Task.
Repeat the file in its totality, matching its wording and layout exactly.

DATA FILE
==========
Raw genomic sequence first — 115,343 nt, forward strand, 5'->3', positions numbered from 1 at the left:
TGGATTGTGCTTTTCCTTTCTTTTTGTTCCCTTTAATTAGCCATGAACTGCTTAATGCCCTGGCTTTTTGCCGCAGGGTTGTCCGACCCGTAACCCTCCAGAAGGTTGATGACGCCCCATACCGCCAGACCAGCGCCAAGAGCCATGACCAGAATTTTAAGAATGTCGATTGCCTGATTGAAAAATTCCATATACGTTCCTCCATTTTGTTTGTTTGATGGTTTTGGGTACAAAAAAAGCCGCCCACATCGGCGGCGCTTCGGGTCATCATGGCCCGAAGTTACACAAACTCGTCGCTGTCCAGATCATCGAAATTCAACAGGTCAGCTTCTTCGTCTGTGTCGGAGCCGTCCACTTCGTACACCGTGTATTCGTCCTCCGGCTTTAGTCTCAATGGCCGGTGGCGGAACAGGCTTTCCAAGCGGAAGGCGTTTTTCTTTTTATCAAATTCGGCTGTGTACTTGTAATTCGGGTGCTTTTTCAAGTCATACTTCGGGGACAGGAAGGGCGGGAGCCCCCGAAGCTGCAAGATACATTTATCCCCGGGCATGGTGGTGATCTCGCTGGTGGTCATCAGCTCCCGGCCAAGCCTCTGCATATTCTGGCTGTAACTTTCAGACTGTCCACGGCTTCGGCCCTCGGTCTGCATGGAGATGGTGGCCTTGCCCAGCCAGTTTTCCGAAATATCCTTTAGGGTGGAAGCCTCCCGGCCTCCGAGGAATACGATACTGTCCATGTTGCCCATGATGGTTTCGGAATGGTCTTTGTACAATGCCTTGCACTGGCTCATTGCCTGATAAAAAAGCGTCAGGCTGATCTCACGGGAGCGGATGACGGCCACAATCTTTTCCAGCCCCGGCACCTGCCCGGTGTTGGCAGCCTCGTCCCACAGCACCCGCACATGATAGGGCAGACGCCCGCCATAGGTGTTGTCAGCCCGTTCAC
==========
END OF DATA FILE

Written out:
Raw genomic sequence first — 115,343 nt, forward strand, 5'->3', positions numbered from 1 at the left:
TGGATTGTGCTTTTCCTTTCTTTTTGTTCCCTTTAATTAGCCATGAACTGCTTAATGCCCTGGCTTTTTGCCGCAGGGTTGTCCGACCCGTAACCCTCCAGAAGGTTGATGACGCCCCATACCGCCAGACCAGCGCCAAGAGCCATGACCAGAATTTTAAGAATGTCGATTGCCTGATTGAAAAATTCCATATACGTTCCTCCATTTTGTTTGTTTGATGGTTTTGGGTACAAAAAAAGCCGCCCACATCGGCGGCGCTTCGGGTCATCATGGCCCGAAGTTACACAAACTCGTCGCTGTCCAGATCATCGAAATTCAACAGGTCAGCTTCTTCGTCTGTGTCGGAGCCGTCCACTTCGTACACCGTGTATTCGTCCTCCGGCTTTAGTCTCAATGGCCGGTGGCGGAACAGGCTTTCCAAGCGGAAGGCGTTTTTCTTTTTATCAAATTCGGCTGTGTACTTGTAATTCGGGTGCTTTTTCAAGTCATACTTCGGGGACAGGAAGGGCGGGAGCCCCCGAAGCTGCAAGATACATTTATCCCCGGGCATGGTGGTGATCTCGCTGGTGGTCATCAGCTCCCGGCCAAGCCTCTGCATATTCTGGCTGTAACTTTCAGACTGTCCACGGCTTCGGCCCTCGGTCTGCATGGAGATGGTGGCCTTGCCCAGCCAGTTTTCCGAAATATCCTTTAGGGTGGAAGCCTCCCGGCCTCCGAGGAATACGATACTGTCCATGTTGCCCATGATGGTTTCGGAATGGTCTTTGTACAATGCCTTGCACTGGCTCATTGCCTGATAAAAAAGCGTCAGGCTGATCTCACGGGAGCGGATGACGGCCACAATCTTTTCCAGCCCCGGCACCTGCCCGGTGTTGGCAGCCTCGTCCCACAGCACCCGCACATGATAGGGCAGACGCCCGCCATAGGTGTTGTCAGCCCGTTCAC